Definitions

specifiable

Evolution of an idea

The concept of evolution has been applied, not only to biology, but to numerous other fields as well. In various disciplines, both the study of the history of technology and the history of philosophy, the concept is invoked to structure the successive changes in a technology, a concept, or the thinking of an individual philosopher over the course of his work. Selective Evolution has also been proposed as a means by which ideas propagate, spread and change (See Meme, History of philosophy, History of technology, Philosophy of science).

In general use, evolution in this context refers to theories which identify, and then connect, the discrete steps involved in the process of change from original idea, to its stable form, for example, the first telephone used a different process for converting sound into electricity than the first commercial phone, this step would be part of the telephone's evolution.

The evolution of an idea or concepts should be further analyzed. Changes occur due to specifiable types of stimulus or input during the analytical process; these changes occur along specifiable dementions.

Types of input may include outside information supplied by another thinker external to one's mind, or the realization of a flaw on one's own due to an inherent contradiction or paradox. Changes can also occur seemingly spontaneously, during the evolution of an idea one can receive "inspiration" from various sources that are often seemingly unspecifiable.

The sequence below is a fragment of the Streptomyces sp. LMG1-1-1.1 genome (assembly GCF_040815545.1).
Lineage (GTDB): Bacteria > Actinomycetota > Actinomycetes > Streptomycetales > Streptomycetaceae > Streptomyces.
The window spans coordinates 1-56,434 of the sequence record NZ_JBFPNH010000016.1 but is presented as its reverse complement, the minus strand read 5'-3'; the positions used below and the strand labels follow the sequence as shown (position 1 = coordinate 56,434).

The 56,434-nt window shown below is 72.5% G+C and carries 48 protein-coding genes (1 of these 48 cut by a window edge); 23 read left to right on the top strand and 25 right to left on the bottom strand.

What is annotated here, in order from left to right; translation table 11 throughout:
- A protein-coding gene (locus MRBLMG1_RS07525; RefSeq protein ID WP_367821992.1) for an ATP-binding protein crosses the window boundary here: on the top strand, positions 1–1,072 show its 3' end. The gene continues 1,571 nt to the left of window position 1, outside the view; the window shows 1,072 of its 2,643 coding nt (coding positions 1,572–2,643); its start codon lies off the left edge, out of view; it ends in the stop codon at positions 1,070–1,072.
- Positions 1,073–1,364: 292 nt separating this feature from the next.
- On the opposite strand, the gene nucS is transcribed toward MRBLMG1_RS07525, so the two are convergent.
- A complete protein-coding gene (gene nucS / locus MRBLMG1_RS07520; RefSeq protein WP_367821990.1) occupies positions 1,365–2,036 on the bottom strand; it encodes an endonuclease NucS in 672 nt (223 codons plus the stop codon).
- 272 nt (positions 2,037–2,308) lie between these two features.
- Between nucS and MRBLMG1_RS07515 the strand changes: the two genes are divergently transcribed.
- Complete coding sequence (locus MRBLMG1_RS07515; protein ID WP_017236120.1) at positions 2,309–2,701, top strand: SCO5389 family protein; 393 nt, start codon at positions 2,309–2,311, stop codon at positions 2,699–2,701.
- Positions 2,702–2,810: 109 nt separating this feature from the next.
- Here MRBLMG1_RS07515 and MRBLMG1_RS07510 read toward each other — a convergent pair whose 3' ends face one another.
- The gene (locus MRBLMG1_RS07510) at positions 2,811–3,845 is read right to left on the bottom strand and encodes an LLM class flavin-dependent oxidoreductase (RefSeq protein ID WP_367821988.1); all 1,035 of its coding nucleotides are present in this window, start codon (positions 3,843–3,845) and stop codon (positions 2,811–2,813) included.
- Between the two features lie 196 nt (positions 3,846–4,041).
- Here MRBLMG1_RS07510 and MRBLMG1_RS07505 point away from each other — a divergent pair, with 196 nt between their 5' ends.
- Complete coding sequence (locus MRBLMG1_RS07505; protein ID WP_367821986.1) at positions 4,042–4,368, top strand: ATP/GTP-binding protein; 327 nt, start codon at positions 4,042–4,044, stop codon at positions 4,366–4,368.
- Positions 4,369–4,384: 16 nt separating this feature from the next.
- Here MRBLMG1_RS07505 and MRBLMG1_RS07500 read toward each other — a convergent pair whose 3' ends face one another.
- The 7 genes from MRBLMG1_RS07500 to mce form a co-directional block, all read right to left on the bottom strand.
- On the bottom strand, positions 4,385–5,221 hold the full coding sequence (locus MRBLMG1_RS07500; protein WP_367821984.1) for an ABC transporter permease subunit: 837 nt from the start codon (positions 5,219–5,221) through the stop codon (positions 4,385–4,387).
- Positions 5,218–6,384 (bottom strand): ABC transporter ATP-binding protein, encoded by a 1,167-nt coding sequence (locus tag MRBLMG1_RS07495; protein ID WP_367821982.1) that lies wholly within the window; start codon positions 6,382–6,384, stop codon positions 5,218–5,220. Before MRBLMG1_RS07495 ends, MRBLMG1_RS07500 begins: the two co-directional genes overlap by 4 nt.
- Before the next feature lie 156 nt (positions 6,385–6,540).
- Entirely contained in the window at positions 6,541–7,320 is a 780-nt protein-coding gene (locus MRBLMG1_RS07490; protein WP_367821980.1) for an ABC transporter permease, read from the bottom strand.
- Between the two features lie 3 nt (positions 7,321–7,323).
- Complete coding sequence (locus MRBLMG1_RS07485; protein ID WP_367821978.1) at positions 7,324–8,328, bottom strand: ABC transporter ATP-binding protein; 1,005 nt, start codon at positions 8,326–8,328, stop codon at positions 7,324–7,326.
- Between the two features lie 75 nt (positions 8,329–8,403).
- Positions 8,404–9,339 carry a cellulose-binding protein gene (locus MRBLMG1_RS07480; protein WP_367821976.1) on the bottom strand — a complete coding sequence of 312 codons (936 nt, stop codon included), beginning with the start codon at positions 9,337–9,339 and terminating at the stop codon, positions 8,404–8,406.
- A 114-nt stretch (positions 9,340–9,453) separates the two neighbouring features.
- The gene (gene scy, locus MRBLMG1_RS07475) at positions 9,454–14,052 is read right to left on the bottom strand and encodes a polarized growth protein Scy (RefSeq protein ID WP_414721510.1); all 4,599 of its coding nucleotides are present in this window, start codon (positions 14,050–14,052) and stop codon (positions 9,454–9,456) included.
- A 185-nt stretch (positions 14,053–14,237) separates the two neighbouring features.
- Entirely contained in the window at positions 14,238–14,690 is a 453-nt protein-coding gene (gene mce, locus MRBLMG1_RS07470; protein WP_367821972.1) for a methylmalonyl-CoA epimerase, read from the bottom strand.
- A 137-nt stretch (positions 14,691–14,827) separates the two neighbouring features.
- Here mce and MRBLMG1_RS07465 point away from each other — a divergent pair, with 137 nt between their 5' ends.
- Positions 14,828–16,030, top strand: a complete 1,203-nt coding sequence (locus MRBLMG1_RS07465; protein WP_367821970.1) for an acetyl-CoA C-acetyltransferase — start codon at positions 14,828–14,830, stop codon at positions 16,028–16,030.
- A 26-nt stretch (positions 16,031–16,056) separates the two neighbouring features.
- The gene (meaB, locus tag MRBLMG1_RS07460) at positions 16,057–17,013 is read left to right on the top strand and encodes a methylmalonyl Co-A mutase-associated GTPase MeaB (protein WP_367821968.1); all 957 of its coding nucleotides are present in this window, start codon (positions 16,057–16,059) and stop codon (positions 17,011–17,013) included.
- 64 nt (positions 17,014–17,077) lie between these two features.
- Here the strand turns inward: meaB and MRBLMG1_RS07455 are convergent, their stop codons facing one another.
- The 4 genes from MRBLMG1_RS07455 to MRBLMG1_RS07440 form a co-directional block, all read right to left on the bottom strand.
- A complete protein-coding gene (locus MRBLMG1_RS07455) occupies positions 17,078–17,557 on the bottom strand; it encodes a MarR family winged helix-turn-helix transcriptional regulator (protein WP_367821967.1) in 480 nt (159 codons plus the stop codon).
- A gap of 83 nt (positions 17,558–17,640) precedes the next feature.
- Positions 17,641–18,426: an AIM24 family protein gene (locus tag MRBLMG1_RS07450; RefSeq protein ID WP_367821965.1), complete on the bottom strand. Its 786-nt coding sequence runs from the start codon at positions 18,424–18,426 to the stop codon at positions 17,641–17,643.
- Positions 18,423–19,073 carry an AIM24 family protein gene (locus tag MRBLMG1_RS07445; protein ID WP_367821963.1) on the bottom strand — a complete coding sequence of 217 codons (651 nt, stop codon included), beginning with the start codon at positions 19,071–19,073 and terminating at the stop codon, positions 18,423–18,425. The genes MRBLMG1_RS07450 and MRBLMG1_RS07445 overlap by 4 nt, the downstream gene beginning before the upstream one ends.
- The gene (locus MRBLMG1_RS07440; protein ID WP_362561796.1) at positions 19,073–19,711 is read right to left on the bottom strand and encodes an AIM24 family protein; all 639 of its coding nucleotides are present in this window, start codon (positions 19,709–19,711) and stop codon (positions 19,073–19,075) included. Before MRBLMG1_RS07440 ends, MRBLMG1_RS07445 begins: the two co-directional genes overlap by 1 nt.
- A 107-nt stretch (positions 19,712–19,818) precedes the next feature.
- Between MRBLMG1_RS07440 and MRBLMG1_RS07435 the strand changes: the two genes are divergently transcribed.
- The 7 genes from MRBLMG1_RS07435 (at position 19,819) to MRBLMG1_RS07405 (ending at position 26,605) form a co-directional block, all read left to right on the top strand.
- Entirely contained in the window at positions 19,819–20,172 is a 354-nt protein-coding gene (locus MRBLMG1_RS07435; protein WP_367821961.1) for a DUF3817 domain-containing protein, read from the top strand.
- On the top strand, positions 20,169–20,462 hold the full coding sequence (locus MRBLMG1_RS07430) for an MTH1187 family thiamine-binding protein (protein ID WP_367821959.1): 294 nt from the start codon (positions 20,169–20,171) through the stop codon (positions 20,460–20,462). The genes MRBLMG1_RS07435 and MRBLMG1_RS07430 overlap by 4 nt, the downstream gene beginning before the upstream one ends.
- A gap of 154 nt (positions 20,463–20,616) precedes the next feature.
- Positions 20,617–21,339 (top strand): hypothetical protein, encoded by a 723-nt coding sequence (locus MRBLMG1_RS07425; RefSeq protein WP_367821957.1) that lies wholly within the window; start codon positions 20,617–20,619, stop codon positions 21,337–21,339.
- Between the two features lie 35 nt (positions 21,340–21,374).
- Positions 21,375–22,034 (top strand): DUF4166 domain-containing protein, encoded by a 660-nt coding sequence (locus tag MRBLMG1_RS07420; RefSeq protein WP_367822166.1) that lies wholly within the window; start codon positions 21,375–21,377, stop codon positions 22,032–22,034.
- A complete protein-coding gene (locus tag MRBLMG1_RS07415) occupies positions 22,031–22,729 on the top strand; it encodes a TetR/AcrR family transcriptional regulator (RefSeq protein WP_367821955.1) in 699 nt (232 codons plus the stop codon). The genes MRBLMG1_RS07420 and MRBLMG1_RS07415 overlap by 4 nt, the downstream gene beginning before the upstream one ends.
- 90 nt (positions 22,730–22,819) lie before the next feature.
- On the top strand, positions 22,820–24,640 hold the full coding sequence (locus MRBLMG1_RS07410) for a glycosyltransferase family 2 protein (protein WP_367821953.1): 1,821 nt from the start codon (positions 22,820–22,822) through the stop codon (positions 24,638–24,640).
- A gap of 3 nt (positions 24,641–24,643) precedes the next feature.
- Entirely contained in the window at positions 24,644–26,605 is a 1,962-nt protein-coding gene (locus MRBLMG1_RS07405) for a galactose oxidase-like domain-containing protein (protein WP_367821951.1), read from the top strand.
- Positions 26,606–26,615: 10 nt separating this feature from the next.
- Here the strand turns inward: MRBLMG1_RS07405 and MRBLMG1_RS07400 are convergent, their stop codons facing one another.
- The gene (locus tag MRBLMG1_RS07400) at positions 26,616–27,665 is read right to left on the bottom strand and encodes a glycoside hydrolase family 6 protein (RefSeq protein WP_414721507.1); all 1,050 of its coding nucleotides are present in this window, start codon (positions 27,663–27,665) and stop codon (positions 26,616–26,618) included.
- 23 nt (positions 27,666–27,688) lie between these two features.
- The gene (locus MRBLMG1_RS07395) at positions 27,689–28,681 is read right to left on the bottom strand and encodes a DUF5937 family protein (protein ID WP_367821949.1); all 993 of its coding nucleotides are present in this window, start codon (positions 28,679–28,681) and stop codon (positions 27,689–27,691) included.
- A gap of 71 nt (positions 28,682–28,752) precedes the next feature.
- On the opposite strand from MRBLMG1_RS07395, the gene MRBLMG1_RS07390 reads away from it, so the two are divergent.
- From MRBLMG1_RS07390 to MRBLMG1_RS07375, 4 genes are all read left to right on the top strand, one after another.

Changes can happen to the overall way an idea is structured. One may realize that a simple rearrangement can shed light that seems to fill an invisible void. Changes can occur to specific elements of the idea, some specific component of a conceptual construct can sometimes be altered to be more specific or more broad, or even completely different without disturbing the overall structure, but changing the understanding that the pattern conveys in a beneficial or detrimental way.

Key thinkers in the use of evolution of ideas include Hegel, Karl Popper, Richard Dawkins, Thomas Kuhn and Michael Pratt.

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